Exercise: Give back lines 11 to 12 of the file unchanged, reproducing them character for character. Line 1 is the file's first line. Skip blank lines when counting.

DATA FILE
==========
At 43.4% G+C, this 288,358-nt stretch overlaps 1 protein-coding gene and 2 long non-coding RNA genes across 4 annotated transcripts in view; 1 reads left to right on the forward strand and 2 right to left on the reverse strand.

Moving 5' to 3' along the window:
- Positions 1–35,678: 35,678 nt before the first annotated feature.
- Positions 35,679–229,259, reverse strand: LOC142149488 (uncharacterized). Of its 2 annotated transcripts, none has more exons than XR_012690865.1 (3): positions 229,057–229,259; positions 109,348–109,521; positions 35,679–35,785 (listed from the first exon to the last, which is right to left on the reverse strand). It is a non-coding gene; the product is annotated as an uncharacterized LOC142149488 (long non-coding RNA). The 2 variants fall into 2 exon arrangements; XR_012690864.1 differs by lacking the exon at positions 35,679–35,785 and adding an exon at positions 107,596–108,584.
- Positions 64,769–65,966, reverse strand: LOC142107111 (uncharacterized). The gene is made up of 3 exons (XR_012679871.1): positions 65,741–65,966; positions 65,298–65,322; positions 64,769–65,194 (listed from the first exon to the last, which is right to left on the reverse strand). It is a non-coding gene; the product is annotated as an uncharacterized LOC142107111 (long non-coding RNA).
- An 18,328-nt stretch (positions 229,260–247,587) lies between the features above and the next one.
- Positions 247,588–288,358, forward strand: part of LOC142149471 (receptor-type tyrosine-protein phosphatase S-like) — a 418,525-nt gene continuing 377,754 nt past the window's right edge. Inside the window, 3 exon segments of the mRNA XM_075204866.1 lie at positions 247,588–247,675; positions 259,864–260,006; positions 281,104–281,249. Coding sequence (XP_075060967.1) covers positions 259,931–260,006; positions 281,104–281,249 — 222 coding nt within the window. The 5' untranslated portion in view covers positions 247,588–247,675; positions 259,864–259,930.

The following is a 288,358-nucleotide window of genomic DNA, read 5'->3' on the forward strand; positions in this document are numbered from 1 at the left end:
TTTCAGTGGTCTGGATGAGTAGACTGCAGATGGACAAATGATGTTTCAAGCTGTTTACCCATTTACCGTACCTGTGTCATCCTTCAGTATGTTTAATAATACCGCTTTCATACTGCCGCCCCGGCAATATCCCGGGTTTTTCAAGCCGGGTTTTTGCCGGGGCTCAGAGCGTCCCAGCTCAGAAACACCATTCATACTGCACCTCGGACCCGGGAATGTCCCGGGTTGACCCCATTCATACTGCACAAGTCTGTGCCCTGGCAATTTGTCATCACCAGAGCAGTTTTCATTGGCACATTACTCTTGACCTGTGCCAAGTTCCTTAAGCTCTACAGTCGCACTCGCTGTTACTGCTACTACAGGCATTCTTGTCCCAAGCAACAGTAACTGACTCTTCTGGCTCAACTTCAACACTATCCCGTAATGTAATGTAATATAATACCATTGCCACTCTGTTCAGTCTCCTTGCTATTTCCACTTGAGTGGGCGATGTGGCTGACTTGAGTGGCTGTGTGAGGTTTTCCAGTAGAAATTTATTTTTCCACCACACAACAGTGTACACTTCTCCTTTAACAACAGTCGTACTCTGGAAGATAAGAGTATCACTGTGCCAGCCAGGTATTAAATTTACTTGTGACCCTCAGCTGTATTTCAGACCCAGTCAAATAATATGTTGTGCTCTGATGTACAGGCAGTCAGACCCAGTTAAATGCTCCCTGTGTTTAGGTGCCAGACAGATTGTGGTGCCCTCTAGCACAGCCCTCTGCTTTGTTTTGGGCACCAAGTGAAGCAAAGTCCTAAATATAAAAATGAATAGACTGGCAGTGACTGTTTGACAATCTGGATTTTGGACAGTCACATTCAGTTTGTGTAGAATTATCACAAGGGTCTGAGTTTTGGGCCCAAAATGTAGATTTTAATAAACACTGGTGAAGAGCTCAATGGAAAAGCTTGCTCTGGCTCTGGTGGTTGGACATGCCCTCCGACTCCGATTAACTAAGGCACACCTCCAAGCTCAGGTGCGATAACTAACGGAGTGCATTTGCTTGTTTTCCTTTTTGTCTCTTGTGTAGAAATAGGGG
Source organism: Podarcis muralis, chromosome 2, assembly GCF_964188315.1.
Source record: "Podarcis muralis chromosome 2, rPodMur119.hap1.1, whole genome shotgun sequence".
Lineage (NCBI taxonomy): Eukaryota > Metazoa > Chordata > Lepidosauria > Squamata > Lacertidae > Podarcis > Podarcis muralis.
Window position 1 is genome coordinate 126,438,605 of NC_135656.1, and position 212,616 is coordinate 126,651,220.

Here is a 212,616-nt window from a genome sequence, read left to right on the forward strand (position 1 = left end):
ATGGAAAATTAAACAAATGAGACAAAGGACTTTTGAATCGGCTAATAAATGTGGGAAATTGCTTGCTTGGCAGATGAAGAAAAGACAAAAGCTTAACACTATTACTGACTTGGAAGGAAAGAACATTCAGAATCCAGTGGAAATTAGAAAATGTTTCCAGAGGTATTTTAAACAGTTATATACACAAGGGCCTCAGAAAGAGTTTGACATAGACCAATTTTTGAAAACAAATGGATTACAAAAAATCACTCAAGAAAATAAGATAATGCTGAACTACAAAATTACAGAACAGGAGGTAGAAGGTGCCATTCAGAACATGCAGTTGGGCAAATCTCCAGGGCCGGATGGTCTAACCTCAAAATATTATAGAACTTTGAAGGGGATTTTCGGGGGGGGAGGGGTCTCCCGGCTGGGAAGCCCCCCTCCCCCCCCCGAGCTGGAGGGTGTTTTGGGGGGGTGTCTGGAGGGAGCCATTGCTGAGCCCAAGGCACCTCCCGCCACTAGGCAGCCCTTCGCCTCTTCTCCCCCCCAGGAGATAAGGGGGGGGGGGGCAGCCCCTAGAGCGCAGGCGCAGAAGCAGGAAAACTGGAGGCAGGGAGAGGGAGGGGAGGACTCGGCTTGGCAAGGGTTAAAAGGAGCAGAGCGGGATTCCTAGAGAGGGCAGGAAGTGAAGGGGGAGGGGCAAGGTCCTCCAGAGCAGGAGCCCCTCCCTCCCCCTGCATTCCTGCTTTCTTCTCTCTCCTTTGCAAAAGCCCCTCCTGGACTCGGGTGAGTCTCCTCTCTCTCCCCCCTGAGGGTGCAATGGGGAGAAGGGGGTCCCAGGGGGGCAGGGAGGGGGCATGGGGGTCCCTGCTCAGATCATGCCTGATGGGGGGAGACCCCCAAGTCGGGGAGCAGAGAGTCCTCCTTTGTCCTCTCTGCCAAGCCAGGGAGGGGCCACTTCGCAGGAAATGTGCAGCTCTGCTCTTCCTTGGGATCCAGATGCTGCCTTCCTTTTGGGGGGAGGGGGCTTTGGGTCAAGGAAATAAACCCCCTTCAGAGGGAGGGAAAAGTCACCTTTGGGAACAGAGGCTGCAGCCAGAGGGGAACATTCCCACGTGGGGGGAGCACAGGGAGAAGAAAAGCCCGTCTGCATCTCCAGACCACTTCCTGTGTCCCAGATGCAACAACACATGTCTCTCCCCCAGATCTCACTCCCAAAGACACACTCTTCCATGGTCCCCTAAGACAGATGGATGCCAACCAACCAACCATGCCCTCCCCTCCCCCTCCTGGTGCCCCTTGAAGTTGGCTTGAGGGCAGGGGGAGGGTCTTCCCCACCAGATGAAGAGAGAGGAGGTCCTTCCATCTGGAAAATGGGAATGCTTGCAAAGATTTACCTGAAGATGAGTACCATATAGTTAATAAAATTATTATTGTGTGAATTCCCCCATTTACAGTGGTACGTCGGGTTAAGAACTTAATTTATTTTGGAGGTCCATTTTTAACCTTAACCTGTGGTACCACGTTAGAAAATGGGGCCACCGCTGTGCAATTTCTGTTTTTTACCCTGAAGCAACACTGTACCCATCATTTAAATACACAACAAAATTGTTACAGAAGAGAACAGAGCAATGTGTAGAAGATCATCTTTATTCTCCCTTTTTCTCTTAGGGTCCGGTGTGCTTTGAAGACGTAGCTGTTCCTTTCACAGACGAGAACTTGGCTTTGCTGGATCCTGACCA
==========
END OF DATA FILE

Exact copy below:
Source record: "Podarcis muralis chromosome 2, rPodMur119.hap1.1, whole genome shotgun sequence".
Lineage (NCBI taxonomy): Eukaryota > Metazoa > Chordata > Lepidosauria > Squamata > Lacertidae > Podarcis > Podarcis muralis.